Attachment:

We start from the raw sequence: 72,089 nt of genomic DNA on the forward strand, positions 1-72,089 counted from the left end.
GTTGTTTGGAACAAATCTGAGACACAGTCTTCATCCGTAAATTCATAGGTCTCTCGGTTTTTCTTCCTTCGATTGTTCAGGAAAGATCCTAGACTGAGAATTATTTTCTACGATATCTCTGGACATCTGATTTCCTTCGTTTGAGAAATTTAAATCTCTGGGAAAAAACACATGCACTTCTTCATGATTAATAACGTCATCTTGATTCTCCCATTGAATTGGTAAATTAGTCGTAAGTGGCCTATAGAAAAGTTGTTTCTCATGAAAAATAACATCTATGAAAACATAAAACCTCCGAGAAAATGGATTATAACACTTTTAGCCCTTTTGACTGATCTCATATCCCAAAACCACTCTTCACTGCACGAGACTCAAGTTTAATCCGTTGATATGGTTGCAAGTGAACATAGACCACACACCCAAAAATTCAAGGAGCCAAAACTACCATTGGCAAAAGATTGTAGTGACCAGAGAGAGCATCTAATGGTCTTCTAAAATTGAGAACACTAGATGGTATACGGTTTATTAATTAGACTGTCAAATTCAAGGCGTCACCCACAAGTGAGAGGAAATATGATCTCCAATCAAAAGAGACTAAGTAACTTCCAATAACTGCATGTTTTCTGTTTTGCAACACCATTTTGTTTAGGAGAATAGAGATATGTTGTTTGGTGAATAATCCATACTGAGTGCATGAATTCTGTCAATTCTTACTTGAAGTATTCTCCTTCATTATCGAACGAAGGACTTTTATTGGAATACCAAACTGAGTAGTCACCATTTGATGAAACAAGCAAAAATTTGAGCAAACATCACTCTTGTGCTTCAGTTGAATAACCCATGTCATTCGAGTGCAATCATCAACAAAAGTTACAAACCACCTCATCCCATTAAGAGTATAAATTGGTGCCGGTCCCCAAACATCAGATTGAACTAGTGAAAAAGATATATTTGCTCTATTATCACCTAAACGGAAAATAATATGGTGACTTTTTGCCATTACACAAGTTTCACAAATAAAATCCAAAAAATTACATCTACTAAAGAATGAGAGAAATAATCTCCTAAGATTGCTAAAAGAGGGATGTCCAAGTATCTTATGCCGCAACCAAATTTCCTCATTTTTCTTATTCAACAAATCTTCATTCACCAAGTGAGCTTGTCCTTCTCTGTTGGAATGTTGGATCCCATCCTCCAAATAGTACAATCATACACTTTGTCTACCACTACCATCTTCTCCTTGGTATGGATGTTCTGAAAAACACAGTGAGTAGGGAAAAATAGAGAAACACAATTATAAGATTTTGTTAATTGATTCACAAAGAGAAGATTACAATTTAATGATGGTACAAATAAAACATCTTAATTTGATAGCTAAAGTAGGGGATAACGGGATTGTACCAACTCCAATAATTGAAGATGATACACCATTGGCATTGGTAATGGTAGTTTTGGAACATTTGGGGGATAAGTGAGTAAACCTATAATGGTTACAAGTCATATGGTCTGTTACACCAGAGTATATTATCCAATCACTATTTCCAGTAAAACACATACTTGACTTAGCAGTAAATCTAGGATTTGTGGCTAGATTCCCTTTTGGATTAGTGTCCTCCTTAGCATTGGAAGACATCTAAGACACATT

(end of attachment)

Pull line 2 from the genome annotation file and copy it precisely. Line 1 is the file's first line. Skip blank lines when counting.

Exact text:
GTTGTTTGGAACAAATCTGAGACACAGTCTTCATCCGTAAATTCATAGGTCTCTCGGTTTTTCTTCCTTCGATTGTTCAGGAAAGATCCTAGACTGAGAATTATTTTCTACGATATCTCTGGACATCTGATTTCCTTCGTTTGAGAAATTTAAATCTCTGGGAAAAAACACATGCACTTCTTCATGATTAATAACGTCATCTTGATTCTCCCATTGAATTGGTAAATTAGTCGTAAGTGGCCTATAGAAAAGTTGTTTCTCATGAAAAATAACATCTATGAAAACATAAAACCTCCGAGAAAATGGATTATAACACTTTTAGCCCTTTTGACTGATCTCATATCCCAAAACCACTCTTCACTGCACGAGACTCAAGTTTAATCCGTTGATATGGTTGCAAGTGAACATAGACCACACACCCAAAAATTCAAGGAGCCAAAACTACCATTGGCAAAAGATTGTAGTGACCAGAGAGAGCATCTAATGGTCTTCTAAAATTGAGAACACTAGATGGTATACGGTTTATTAATTAGACTGTCAAATTCAAGGCGTCACCCACAAGTGAGAGGAAATATGATCTCCAATCAAAAGAGACTAAGTAACTTCCAATAACTGCATGTTTTCTGTTTTGCAACACCATTTTGTTTAGGAGAATAGAGATATGTTGTTTGGTGAATAATCCATACTGAGTGCATGAATTCTGTCAATTCTTACTTGAAGTATTCTCCTTCATTATCGAACGAAGGACTTTTATTGGAATACCAAACTGAGTAGTCACCATTTGATGAAACAAGCAAAAATTTGAGCAAACATCACTCTTGTGCTTCAGTTGAATAACCCATGTCATTCGAGTGCAATCATCAACAAAAGTTACAAACCACCTCATCCCATTAAGAGTATAAATTGGTGCCGGTCCCCAAACATCAGATTGAACTAGTGAAAAAGATATATTTGCTCTATTATCACCTAAACGGAAAATAATATGGTGACTTTTTGCCATTACACAAGTTTCACAAATAAAATCCAAAAAATTACATCTACTAAAGAATGAGAGAAATAATCTCCTAAGATTGCTAAAAGAGGGATGTCCAAGTATCTTATGCCGCAACCAAATTTCCTCATTTTTCTTATTCAACAAATCTTCATTCACCAAGTGAGCTTGTCCTTCTCTGTTGGAATGTTGGATCCCATCCTCCAAATAGTACAATCATACACTTTGTCTACCACTACCATCTTCTCCTTGGTATGGATGTTCTGAAAAACACAGTGAGTAGGGAAAAATAGAGAAACACAATTATAAGATTTTGTTAATTGATTCACAAAGAGAAGATTACAATTTAATGATGGTACAAATAAAACATCTTAATTTGATAGCTAAAGTAGGGGATAACGGGATTGTACCAACTCCAATAATTGAAGATGATACACCATTGGCATTGGTAATGGTAGTTTTGGAACATTTGGGGGATAAGTGAGTAAACCTATAATGGTTACAAGTCATATGGTCTGTTACACCAGAGTATATTATCCAATCACTATTTCCAGTAAAACACATACTTGACTTAGCAGTAAATCTAGGATTTGTGGCTAGATTCCCTTTTGGATTAGTGTCCTCCTTAGCATTGGAAGACATCTAAGACACATT